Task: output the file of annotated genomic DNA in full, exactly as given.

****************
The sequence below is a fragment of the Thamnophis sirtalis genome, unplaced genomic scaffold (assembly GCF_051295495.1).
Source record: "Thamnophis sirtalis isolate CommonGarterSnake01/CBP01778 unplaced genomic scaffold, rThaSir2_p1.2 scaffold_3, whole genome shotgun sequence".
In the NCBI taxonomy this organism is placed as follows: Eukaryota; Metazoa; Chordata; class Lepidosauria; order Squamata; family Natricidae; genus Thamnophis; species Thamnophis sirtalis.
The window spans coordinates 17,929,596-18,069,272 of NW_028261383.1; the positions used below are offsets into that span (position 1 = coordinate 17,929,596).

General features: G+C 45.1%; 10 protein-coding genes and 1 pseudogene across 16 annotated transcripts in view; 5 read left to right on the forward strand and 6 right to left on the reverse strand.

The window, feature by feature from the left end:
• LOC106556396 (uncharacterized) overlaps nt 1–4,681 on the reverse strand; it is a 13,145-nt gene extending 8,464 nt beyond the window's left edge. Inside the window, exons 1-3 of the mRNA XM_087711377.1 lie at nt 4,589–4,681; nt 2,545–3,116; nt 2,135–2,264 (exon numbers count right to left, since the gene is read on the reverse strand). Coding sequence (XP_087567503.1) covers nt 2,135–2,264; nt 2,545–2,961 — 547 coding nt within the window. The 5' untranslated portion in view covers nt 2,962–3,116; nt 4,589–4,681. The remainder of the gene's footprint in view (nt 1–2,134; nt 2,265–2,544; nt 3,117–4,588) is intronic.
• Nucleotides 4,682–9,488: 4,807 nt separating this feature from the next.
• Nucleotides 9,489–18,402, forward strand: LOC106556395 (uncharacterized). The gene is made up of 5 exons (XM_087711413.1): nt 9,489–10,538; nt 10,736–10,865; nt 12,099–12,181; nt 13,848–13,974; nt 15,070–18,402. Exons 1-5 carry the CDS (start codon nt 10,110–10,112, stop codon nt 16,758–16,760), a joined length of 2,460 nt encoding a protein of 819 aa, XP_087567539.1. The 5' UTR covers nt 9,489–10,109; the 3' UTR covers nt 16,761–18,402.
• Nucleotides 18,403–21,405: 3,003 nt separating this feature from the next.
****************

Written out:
The sequence below is a fragment of the Thamnophis sirtalis genome, unplaced genomic scaffold (assembly GCF_051295495.1).
Source record: "Thamnophis sirtalis isolate CommonGarterSnake01/CBP01778 unplaced genomic scaffold, rThaSir2_p1.2 scaffold_3, whole genome shotgun sequence".
In the NCBI taxonomy this organism is placed as follows: Eukaryota; Metazoa; Chordata; class Lepidosauria; order Squamata; family Natricidae; genus Thamnophis; species Thamnophis sirtalis.
The window spans coordinates 17,929,596-18,069,272 of NW_028261383.1; the positions used below are offsets into that span (position 1 = coordinate 17,929,596).

General features: G+C 45.1%; 10 protein-coding genes and 1 pseudogene across 16 annotated transcripts in view; 5 read left to right on the forward strand and 6 right to left on the reverse strand.

The window, feature by feature from the left end:
• LOC106556396 (uncharacterized) overlaps nt 1–4,681 on the reverse strand; it is a 13,145-nt gene extending 8,464 nt beyond the window's left edge. Inside the window, exons 1-3 of the mRNA XM_087711377.1 lie at nt 4,589–4,681; nt 2,545–3,116; nt 2,135–2,264 (exon numbers count right to left, since the gene is read on the reverse strand). Coding sequence (XP_087567503.1) covers nt 2,135–2,264; nt 2,545–2,961 — 547 coding nt within the window. The 5' untranslated portion in view covers nt 2,962–3,116; nt 4,589–4,681. The remainder of the gene's footprint in view (nt 1–2,134; nt 2,265–2,544; nt 3,117–4,588) is intronic.
• Nucleotides 4,682–9,488: 4,807 nt separating this feature from the next.
• Nucleotides 9,489–18,402, forward strand: LOC106556395 (uncharacterized). The gene is made up of 5 exons (XM_087711413.1): nt 9,489–10,538; nt 10,736–10,865; nt 12,099–12,181; nt 13,848–13,974; nt 15,070–18,402. Exons 1-5 carry the CDS (start codon nt 10,110–10,112, stop codon nt 16,758–16,760), a joined length of 2,460 nt encoding a protein of 819 aa, XP_087567539.1. The 5' UTR covers nt 9,489–10,109; the 3' UTR covers nt 16,761–18,402.
• Nucleotides 18,403–21,405: 3,003 nt separating this feature from the next.